Take the 2-minute tour ×
Astronomy Stack Exchange is a question and answer site for astronomers and astrophysicists. It's 100% free, no registration required.

On this link, it states the following: "large assemblies of galaxies that are permeated by even larger amounts of diffuse gas. With temperatures of 10 million degrees or more".

How are these diffused (ionized) gas able to become so hot when they are in large distances from one another and have very little density?

share|improve this question
add comment

3 Answers 3

up vote 8 down vote accepted

What that ESA (European Space Agency) page titled Hot gas sloshing in a galactic cauldron that you link to describes are called WHIM (Warm–Hot Intergalactic Medium). They are not interstellar medium, but intergalactic medium gas. The difference in density is huge, with interstellar medium density at an average of $\rho ∼ 1\ ppcm$ (one proton per cubic centimeter), but the density of these WHIM being even a few orders of magnitude lower at $\rho ∼ 10^{−6}−10^{−5}\ ppcm$, or roughly 1 to 10 protons per cubic meter (NASA's Chandra X-ray Observatory quotes average density of 6 protons per cubic meter).

What is interesting about WHIM is that they are absolutely huge. We're talking of distances that extend across clusters of galaxies (so stretching multiple millions of light years), which means that even as tenuous as they are, account for a large portion of the baryonic matter of the Universe:

Such matter is predicted to account for a sizable fraction ($∼ 50\%$) of all the baryons in the local        ($z < 1$ [redshift in the infrared spectrum]) Universe, and it is thus considered the best candidate to host the baryons seen at high redshift and missing from the low redshift census.

So now about their heat emissions, and why are they detected in the X-ray range in the first place (the ESA's article mentions the photograph featured there was taken by the ESA’s XMM-Newton X-ray observatory):

Electrons and baryons in the WHIM are shock-heated during their infall in the dark matter LSS [Large–Scale Structures] potential well, and settle in filamentary/sheet-like structures surrounding LSSs.

I've added a few clarifications in quotes encapsulated in square brackets, but what this means is that parts of these WHIM interact with AGN (Active Galactic Nucleus) as the galaxies pass by, and the X-ray emissions of AGN excite Baryonic matter to a temperature $T ∼ 10^5−10^7 K$.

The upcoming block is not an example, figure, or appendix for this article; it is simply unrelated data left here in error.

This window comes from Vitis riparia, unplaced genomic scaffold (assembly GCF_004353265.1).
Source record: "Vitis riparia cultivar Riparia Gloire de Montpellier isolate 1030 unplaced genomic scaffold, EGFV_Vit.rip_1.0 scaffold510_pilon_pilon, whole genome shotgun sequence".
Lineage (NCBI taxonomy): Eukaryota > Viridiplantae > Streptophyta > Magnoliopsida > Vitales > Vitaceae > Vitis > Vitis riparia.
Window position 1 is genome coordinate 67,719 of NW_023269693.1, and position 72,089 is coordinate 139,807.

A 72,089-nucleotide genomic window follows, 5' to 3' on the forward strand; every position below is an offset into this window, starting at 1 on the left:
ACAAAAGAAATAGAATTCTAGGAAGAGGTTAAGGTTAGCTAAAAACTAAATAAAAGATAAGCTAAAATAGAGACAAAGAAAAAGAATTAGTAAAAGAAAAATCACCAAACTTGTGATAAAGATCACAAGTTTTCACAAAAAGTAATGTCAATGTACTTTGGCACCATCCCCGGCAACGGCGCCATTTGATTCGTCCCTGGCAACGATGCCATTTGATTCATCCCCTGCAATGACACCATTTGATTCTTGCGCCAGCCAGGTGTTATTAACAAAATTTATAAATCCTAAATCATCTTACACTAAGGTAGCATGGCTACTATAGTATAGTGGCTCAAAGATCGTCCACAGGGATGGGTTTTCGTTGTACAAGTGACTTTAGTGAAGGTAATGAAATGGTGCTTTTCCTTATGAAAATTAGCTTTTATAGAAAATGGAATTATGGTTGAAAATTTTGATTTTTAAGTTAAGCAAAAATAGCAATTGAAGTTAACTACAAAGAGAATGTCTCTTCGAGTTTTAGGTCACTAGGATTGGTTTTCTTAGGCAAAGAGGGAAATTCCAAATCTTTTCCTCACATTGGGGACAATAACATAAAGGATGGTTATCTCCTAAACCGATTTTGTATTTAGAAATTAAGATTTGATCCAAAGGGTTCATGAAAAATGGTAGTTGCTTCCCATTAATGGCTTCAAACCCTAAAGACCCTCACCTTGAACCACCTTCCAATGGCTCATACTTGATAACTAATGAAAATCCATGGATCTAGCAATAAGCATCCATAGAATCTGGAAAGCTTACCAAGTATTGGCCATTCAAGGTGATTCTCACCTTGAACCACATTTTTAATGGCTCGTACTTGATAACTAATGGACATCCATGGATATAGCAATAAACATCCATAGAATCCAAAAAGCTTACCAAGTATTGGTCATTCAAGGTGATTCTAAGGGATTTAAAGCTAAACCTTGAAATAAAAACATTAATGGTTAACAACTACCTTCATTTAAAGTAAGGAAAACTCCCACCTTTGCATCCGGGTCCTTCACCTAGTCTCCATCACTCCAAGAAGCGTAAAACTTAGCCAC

Quote sources:

Additional reading:

share|improve this answer
add comment

Just to add to TidalWave's answer - something that is easier to simply imagine, the trivial "why".

What we call Temperature on thermodynamic level is Speed on atomic level. Saying the medium has a high temperature is equivalent to saying particles of that medium move awfully fast.

Well, they must be moving fast. They must be moving faster than the escape speed of the galaxies, or the ones ejected from galaxies wouldn't escape them and the primordial would get captured by the galaxies instead. Being so sparse they collide extremely rarely too - so whatever slowdowns resulting from collisions (expending energy e.g. as photons) simply almost never happens. In short, you're getting particles that were fast (hot) enough to get (and remain) there at all, and had no opportunity to cool down.

share|improve this answer
    
Do you happen to know, which fraction of warm-hot IGM is primordial? –  Alexey Bobrick Nov 20 '13 at 17:39
    
Thank you very much! –  Lays Nov 20 '13 at 19:32
    
@AlexeyBobrick: Sorry, I don't. –  SF. Nov 21 '13 at 7:57
    
@AlexeyBobrick it is generally assumed that the WHIM is not primordial, but the result of shock heated gas in galaxies/clusters. The primordial phase is assumed to be colder ($\sim 10^4 K$). –  chris Mar 15 at 21:18
    
@chris, very useful point, thank you again! Do you know if the primordial IGM cooling is mainly due to cosmological expansion or radiative cooling? –  Alexey Bobrick Mar 18 at 14:21
show 2 more comments

They are hot in the sense of particle speed, but if you were out there, you will get freezed, since there is such a low density that any of these particles will likely impact you (and transfer you its energy, which is what you would notice as heat) while you will cold due to radiation.

share|improve this answer
    
Thank you! That is a nice, intuitive way of thinking about it. –  Lays Nov 25 '13 at 8:03
add comment

Your Answer

 
discard

By posting your answer, you agree to the privacy policy and terms of service.

Not the answer you're looking for? Browse other questions tagged or ask your own question.